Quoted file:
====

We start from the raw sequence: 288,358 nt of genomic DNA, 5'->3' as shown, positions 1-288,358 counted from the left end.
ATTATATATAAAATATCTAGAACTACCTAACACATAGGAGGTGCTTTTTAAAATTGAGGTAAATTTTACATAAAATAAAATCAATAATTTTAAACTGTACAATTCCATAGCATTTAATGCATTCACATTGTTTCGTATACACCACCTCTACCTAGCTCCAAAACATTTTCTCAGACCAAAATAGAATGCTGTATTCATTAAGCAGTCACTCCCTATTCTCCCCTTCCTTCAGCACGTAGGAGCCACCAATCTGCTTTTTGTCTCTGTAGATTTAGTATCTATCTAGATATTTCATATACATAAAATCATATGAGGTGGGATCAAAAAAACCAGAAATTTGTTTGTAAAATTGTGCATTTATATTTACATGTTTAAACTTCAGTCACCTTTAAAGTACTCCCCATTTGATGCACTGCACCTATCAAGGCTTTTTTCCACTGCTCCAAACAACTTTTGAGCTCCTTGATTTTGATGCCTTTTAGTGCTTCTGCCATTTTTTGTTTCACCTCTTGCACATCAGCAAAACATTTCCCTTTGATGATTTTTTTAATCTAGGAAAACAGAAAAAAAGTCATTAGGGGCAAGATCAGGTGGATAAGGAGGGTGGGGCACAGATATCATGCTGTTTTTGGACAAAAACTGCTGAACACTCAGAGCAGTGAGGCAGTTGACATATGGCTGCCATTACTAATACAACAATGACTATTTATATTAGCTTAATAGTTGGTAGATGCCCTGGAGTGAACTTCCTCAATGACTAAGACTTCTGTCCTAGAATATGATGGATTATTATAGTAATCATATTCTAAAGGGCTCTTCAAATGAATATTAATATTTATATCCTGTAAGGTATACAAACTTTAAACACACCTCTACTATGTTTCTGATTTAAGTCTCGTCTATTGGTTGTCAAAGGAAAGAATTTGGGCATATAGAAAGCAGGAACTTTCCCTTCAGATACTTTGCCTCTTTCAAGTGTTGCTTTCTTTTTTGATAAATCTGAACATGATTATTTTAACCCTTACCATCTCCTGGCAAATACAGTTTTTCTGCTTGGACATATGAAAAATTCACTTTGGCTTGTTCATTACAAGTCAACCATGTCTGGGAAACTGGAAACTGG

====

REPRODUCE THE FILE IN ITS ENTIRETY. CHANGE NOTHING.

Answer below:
We start from the raw sequence: 288,358 nt of genomic DNA, 5'->3' as shown, positions 1-288,358 counted from the left end.
ATTATATATAAAATATCTAGAACTACCTAACACATAGGAGGTGCTTTTTAAAATTGAGGTAAATTTTACATAAAATAAAATCAATAATTTTAAACTGTACAATTCCATAGCATTTAATGCATTCACATTGTTTCGTATACACCACCTCTACCTAGCTCCAAAACATTTTCTCAGACCAAAATAGAATGCTGTATTCATTAAGCAGTCACTCCCTATTCTCCCCTTCCTTCAGCACGTAGGAGCCACCAATCTGCTTTTTGTCTCTGTAGATTTAGTATCTATCTAGATATTTCATATACATAAAATCATATGAGGTGGGATCAAAAAAACCAGAAATTTGTTTGTAAAATTGTGCATTTATATTTACATGTTTAAACTTCAGTCACCTTTAAAGTACTCCCCATTTGATGCACTGCACCTATCAAGGCTTTTTTCCACTGCTCCAAACAACTTTTGAGCTCCTTGATTTTGATGCCTTTTAGTGCTTCTGCCATTTTTTGTTTCACCTCTTGCACATCAGCAAAACATTTCCCTTTGATGATTTTTTTAATCTAGGAAAACAGAAAAAAAGTCATTAGGGGCAAGATCAGGTGGATAAGGAGGGTGGGGCACAGATATCATGCTGTTTTTGGACAAAAACTGCTGAACACTCAGAGCAGTGAGGCAGTTGACATATGGCTGCCATTACTAATACAACAATGACTATTTATATTAGCTTAATAGTTGGTAGATGCCCTGGAGTGAACTTCCTCAATGACTAAGACTTCTGTCCTAGAATATGATGGATTATTATAGTAATCATATTCTAAAGGGCTCTTCAAATGAATATTAATATTTATATCCTGTAAGGTATACAAACTTTAAACACACCTCTACTATGTTTCTGATTTAAGTCTCGTCTATTGGTTGTCAAAGGAAAGAATTTGGGCATATAGAAAGCAGGAACTTTCCCTTCAGATACTTTGCCTCTTTCAAGTGTTGCTTTCTTTTTTGATAAATCTGAACATGATTATTTTAACCCTTACCATCTCCTGGCAAATACAGTTTTTCTGCTTGGACATATGAAAAATTCACTTTGGCTTGTTCATTACAAGTCAACCATGTCTGGGAAACTGGAAACTGG